|Numéro de publication||US7616312 B2|
|Type de publication||Octroi|
|Numéro de demande||US 11/169,423|
|Date de publication||10 nov. 2009|
|Date de dépôt||29 juin 2005|
|Date de priorité||29 juin 2005|
|État de paiement des frais||Payé|
|Autre référence de publication||US20070002329|
|Numéro de publication||11169423, 169423, US 7616312 B2, US 7616312B2, US-B2-7616312, US7616312 B2, US7616312B2|
|Inventeurs||Steven Kasapi, Kenneth Wilsher, Gary Woods, William Lo, Radu Ispasoiu, Nagamani Nataraj, Nina Boiadjieva|
|Cessionnaire d'origine||Dcg Systems, Inc.|
|Exporter la citation||BiBTeX, EndNote, RefMan|
|Citations de brevets (53), Citations hors brevets (25), Référencé par (7), Classifications (5), Événements juridiques (4)|
|Liens externes: USPTO, Cession USPTO, Espacenet|
1. Field of the Invention
The present invention relates to an apparatus and method for probing integrated circuits using laser illumination.
2. Description of the Related Art
Probing systems have been used in the art for testing and debugging integrated circuit (IC) designs and layouts. Various laser-based systems for probing IC's are known in the prior art. While some description of the prior art is provided herein, the reader is encouraged to also review U.S. Pat. Nos. 5,208,648, 5,220,403 and 5,940,545, which are incorporated herein by reference in their entirety. Additional related information can be found in Soref, R. A. and B. R. Bennett, Electrooptical Effects in Silicon. IEEE Journal of Quantum Electronics, 1987. QE-23(1): p. 123-9; Kasapi, S., et al., Laser Beam Backside Probing of CMOS Integrated Circuits. Microelectronics Reliability, 1999. 39: p. 957; Wilsher, K., et al. Integrated Circuit Waveform Probing Using Optical Phase Shift Detection, in International Symposium for Testing and Failure Analysis (ISTFA), 2000, p 479-85; Heinrich, H. K., Picosecond Noninvasive Optical Detection of Internal Electrical Signals in Flip-Chip-Mounted Silicon Integrated Circuits. IBM Journal of Research and Development, 1990. 34(2/3): p. 162-72; Heinrich, H. K., D. M. Bloom, and B. R. Hemenway, Noninvasive sheet charge density probe for integrated silicon devices. Applied Physics Letters, 1986. 48(16): p. 1066-1068; Heinrich, H. K., D. M. Bloom, and B. R. Hemenway, Erratum to Noninvasive sheet charge density probe for integrated silicon devices. Applied Physics Letters, 1986. 48(26): p. 1811.; Heinrich, H. K., et al., Measurement of real-time digital signals in a silicon bipolar junction transistor using a noninvasive optical probe. IEEE Electron Device Letters, 1986. 22(12): p. 650-652; Hemenway, B. R., et al., Optical detection of charge modulation in silicon integrated circuits using a multimode laser-diode probe. IEEE Electron Device Letters, 1987. 8(8): p. 344-346; A. Black, C. Courville, G Schultheis, H. Heinrich, Optical Sampling of GHz Charge Density Modulation in Silicon Bipolar Junction Transistors Electronics Letters, 1987, Vol. 23, No. 15, p. 783-784, which are incorporated herein by reference in their entirety.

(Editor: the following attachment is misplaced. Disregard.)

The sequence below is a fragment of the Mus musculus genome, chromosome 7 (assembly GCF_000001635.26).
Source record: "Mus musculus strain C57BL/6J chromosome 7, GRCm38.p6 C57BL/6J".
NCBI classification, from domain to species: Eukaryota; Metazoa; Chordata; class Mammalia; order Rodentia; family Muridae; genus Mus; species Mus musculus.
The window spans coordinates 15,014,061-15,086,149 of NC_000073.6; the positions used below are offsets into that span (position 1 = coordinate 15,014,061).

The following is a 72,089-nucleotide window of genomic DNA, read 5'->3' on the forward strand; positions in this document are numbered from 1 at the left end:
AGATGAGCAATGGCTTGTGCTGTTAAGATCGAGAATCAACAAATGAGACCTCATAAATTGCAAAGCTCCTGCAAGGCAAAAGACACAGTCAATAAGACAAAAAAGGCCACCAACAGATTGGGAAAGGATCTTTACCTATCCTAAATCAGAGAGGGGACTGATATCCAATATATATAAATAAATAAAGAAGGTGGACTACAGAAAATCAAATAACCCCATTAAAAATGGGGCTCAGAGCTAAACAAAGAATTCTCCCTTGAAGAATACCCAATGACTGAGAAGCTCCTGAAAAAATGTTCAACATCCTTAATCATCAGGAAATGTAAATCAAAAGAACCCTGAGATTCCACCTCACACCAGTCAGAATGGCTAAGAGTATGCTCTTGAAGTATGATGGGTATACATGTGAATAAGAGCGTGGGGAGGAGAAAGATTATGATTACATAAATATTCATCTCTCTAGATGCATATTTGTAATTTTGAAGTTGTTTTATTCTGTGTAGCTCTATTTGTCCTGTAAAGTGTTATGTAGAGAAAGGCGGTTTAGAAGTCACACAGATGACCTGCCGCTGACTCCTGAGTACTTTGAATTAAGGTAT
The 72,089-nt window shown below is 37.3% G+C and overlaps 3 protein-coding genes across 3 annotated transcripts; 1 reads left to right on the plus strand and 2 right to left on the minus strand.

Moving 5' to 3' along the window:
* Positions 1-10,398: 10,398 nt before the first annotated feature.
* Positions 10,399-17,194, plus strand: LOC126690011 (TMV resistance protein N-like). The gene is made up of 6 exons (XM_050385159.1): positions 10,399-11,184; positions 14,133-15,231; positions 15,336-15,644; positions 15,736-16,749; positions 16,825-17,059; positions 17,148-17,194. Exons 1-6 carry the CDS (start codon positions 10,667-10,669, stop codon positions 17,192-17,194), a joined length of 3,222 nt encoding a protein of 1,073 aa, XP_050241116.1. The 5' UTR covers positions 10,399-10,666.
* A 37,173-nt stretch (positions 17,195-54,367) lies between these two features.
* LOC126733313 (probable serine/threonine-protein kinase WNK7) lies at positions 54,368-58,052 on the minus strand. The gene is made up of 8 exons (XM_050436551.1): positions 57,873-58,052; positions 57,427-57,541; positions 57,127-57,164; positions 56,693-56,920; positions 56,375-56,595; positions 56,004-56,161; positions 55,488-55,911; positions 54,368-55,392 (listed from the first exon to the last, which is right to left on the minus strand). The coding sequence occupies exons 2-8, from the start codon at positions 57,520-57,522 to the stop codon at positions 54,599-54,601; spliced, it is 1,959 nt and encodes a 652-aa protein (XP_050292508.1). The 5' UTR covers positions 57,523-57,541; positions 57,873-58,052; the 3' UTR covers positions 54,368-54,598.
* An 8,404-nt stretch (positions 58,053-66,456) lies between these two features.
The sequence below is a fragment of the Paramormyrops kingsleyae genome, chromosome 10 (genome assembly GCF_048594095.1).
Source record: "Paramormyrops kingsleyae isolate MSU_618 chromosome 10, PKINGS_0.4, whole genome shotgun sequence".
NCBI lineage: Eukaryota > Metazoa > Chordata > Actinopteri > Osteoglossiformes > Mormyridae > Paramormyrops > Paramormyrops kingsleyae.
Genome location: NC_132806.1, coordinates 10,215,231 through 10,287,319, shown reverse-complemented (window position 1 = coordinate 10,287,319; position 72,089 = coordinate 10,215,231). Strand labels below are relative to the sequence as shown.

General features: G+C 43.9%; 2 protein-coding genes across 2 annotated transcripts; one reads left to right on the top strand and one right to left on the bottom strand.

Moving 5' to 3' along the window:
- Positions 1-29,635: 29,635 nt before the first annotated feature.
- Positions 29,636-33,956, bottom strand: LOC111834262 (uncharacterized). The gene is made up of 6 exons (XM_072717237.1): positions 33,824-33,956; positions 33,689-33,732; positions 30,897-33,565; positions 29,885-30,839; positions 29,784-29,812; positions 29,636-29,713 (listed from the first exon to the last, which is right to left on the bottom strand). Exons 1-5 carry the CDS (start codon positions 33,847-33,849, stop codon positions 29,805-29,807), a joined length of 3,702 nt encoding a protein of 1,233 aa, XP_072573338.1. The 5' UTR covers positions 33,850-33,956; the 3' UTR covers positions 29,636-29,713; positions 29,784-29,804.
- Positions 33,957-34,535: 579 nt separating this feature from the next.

As is known, during debug and testing of an IC, a commercially available Automated Testing Equipment, also known as Automated Testing and Evaluation, (ATE) is used to generate test patterns (also referred to as vectors) to be applied to the device under test (DUT). When a laser-based probing system is used for the testing, the DUT is illuminated by the laser and the light reflected from the DUT is collected by the probing system. As the laser beam strikes the DUT, it is modulated by the response of various elements of the DUT to the vectors. This has been ascribed to the electrical modulation of the free carrier density and the resultant perturbation of the index of refraction of the material. Accordingly, analysis of the reflected light provides information about the operation of various devices on the DUT.